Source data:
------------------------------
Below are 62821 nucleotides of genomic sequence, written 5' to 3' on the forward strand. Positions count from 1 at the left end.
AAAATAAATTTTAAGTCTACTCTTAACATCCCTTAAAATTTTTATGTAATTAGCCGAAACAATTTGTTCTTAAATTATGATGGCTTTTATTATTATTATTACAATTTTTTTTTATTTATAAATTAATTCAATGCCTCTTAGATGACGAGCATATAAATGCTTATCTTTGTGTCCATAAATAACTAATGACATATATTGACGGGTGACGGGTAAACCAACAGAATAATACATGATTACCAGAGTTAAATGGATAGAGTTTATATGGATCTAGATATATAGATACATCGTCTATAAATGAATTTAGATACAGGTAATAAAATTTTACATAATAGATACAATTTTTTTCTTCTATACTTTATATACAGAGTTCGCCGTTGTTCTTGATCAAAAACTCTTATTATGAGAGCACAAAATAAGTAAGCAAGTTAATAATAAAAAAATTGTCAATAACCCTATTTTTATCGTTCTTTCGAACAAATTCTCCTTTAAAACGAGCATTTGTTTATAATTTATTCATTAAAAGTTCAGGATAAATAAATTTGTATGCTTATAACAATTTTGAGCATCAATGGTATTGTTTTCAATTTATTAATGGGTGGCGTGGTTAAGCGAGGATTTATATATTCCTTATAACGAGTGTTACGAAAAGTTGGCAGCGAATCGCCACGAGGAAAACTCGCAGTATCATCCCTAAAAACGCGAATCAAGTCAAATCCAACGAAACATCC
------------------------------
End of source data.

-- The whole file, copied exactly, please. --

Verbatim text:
Below are 62821 nucleotides of genomic sequence, written 5' to 3' on the forward strand. Positions count from 1 at the left end.
AAAATAAATTTTAAGTCTACTCTTAACATCCCTTAAAATTTTTATGTAATTAGCCGAAACAATTTGTTCTTAAATTATGATGGCTTTTATTATTATTATTACAATTTTTTTTTATTTATAAATTAATTCAATGCCTCTTAGATGACGAGCATATAAATGCTTATCTTTGTGTCCATAAATAACTAATGACATATATTGACGGGTGACGGGTAAACCAACAGAATAATACATGATTACCAGAGTTAAATGGATAGAGTTTATATGGATCTAGATATATAGATACATCGTCTATAAATGAATTTAGATACAGGTAATAAAATTTTACATAATAGATACAATTTTTTTCTTCTATACTTTATATACAGAGTTCGCCGTTGTTCTTGATCAAAAACTCTTATTATGAGAGCACAAAATAAGTAAGCAAGTTAATAATAAAAAAATTGTCAATAACCCTATTTTTATCGTTCTTTCGAACAAATTCTCCTTTAAAACGAGCATTTGTTTATAATTTATTCATTAAAAGTTCAGGATAAATAAATTTGTATGCTTATAACAATTTTGAGCATCAATGGTATTGTTTTCAATTTATTAATGGGTGGCGTGGTTAAGCGAGGATTTATATATTCCTTATAACGAGTGTTACGAAAAGTTGGCAGCGAATCGCCACGAGGAAAACTCGCAGTATCATCCCTAAAAACGCGAATCAAGTCAAATCCAACGAAACATCC